Prenatal Antidepressant Exposure and Autism: Three Studies Offer Some Reassurance — Physician’s First Watch

Medical News |
April 19, 2017

Prenatal Antidepressant Exposure and Autism: Three Studies Offer Some Reassurance

By Amy Orciari Herman

Edited by David G. Fairchild, MD, MPH, and Lorenzo Di Francesco, MD, FACP, FHM

Three new studies suggest that antidepressant use during pregnancy doesn't lead to autism in offspring. However, maternal mental health could be a factor.

First, a JAMA Pediatrics meta-analysis of six case-control studies found that antidepressant use during pregnancy was associated with increased autism risk in offspring. However, maternal use of antidepressants before conception appeared to be more consistently associated with autism, leading researchers to conclude that maternal psychiatric illness before pregnancy — not antidepressant use during pregnancy — "could have a major role" in autism risk.

Next, in JAMA, an analysis of Canadian health records of nearly 36,000 singleton births, suggested increased risk for autism in children exposed in utero to selective serotonin or serotonin-norepinephrine reuptake inhibitors. However, the association was no longer significant after adjustment for 500 covariates or in sibling analyses.

Finally, an analysis of 1.6 million children in Sweden found that, after adjustment for confounders, first-trimester antidepressant exposure was not associated with autism or attention-deficit/hyperactivity disorder.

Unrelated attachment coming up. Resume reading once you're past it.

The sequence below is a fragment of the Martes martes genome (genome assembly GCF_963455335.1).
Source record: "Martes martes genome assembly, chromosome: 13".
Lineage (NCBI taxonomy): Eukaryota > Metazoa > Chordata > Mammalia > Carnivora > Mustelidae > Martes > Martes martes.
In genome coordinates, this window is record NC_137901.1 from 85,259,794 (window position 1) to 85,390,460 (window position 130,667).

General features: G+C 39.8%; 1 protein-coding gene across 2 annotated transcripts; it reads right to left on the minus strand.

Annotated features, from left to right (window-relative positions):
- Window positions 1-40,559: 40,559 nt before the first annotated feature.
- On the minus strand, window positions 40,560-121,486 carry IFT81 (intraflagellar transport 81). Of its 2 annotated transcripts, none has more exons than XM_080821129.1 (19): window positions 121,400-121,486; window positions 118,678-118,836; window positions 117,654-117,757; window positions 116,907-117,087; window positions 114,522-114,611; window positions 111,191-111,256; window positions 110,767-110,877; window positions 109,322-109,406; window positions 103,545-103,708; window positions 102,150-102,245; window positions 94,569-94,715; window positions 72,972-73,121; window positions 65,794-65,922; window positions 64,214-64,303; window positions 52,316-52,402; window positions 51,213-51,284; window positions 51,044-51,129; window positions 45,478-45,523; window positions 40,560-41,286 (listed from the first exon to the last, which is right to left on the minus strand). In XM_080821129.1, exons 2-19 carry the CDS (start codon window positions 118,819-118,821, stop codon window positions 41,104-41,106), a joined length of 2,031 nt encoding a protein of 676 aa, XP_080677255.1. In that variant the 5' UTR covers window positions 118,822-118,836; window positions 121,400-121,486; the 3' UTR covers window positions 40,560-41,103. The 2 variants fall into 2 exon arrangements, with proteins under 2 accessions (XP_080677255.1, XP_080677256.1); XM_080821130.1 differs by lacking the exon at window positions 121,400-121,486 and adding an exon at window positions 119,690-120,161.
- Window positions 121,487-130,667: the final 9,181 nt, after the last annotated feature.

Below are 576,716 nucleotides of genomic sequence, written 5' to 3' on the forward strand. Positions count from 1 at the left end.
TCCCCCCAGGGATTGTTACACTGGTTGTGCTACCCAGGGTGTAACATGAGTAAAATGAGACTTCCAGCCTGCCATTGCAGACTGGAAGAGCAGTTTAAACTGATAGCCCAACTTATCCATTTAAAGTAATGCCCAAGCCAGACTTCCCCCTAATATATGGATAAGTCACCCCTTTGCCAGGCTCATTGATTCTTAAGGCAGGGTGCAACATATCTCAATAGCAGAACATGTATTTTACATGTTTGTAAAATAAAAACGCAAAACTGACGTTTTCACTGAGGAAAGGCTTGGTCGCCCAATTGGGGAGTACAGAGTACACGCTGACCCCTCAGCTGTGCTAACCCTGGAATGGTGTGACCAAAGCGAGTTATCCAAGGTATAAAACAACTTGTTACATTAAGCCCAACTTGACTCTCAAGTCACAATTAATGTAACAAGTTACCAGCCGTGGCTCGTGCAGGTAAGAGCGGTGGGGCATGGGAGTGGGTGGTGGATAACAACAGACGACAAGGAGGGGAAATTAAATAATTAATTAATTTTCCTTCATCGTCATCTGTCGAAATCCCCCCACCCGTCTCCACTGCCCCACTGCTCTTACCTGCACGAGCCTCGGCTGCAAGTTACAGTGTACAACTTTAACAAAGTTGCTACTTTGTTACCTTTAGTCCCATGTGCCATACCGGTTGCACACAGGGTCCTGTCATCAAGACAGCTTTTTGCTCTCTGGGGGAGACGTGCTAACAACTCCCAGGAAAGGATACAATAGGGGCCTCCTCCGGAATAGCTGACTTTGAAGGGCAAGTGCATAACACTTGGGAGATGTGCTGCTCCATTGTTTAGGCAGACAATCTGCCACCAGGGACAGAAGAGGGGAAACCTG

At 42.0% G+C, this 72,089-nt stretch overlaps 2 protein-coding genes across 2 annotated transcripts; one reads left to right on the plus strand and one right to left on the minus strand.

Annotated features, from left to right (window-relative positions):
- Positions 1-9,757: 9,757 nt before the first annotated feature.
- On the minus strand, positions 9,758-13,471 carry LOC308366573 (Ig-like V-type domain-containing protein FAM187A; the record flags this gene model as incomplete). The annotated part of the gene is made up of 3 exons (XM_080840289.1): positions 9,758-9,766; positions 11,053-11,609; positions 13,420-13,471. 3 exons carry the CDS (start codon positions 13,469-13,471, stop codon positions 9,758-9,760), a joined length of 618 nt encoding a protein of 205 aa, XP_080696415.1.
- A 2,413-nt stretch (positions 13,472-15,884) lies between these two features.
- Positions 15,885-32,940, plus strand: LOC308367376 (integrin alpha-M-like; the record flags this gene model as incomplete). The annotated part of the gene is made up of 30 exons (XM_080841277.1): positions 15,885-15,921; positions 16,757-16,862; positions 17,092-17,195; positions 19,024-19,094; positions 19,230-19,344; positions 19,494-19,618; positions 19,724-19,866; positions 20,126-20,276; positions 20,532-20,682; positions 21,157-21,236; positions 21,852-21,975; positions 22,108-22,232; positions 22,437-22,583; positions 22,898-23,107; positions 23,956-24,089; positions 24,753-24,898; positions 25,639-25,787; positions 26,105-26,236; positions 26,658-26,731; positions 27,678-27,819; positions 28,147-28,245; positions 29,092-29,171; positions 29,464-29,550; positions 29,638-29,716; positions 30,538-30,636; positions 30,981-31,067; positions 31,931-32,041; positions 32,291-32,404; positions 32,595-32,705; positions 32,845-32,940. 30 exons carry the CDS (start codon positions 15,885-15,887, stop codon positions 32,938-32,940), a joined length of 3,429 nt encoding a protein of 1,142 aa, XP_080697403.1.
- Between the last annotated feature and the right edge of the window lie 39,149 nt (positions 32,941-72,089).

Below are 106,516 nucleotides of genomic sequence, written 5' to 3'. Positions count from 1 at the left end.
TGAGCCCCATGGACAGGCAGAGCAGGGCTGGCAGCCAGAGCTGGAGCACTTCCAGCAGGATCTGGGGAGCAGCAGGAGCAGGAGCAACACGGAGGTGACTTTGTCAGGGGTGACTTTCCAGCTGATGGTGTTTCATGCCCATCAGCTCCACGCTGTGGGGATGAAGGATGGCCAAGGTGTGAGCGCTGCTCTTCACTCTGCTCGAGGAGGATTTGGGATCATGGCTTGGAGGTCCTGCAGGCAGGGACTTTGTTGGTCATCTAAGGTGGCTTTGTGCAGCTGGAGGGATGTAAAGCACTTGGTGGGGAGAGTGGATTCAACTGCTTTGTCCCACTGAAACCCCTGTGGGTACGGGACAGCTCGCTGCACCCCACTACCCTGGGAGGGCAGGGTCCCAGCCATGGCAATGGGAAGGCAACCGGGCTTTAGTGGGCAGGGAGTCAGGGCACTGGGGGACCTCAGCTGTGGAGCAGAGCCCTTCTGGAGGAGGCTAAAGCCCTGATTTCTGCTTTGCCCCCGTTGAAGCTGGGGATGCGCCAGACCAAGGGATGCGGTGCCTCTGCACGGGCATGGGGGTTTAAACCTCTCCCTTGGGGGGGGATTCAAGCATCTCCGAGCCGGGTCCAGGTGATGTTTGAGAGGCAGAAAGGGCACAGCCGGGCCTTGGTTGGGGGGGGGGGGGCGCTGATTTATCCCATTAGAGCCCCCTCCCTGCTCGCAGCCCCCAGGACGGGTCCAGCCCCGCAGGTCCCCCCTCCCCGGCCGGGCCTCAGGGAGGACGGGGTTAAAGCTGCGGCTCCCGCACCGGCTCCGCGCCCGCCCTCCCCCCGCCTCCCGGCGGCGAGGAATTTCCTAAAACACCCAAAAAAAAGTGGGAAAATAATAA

Dr. Robert Barbieri of NEJM Journal Watch Women's Health said, "The lack of a direct causal link between maternal antidepressant use and [autism] should be reassuring to parents and clinicians." JAMA editorialists write, "Disentangling the effects of maternal mood disorders on the fetus vs. shared genetic predisposition to mental and neurodevelopmental disorders is the next step."

Your Comment

(will not be published)

Filtered HTML

  • Allowed HTML tags: <a> <em> <strong> <cite> <blockquote> <code> <ul> <ol> <li> <dl> <dt> <dd>
  • Web page addresses and e-mail addresses turn into links automatically.
  • Lines and paragraphs break automatically.

Plain text

  • No HTML tags allowed.
  • Web page addresses and e-mail addresses turn into links automatically.
  • Lines and paragraphs break automatically.
Do you have any conflict of interest to disclose?
CAPTCHA
This question is for testing whether you are a human visitor and to prevent automated spam submissions.

Vertical Tabs

* Required

Reader comments are intended to encourage lively discussion of clinical topics with your peers in the medical community. We ask that you keep your remarks to a reasonable length, and we reserve the right to withhold publication of remarks that do not meet this standard.

PRIVACY: We will not use your email address, submitted for a comment, for any other purpose nor sell, rent, or share your e-mail address with any third parties. Please see our Privacy Policy.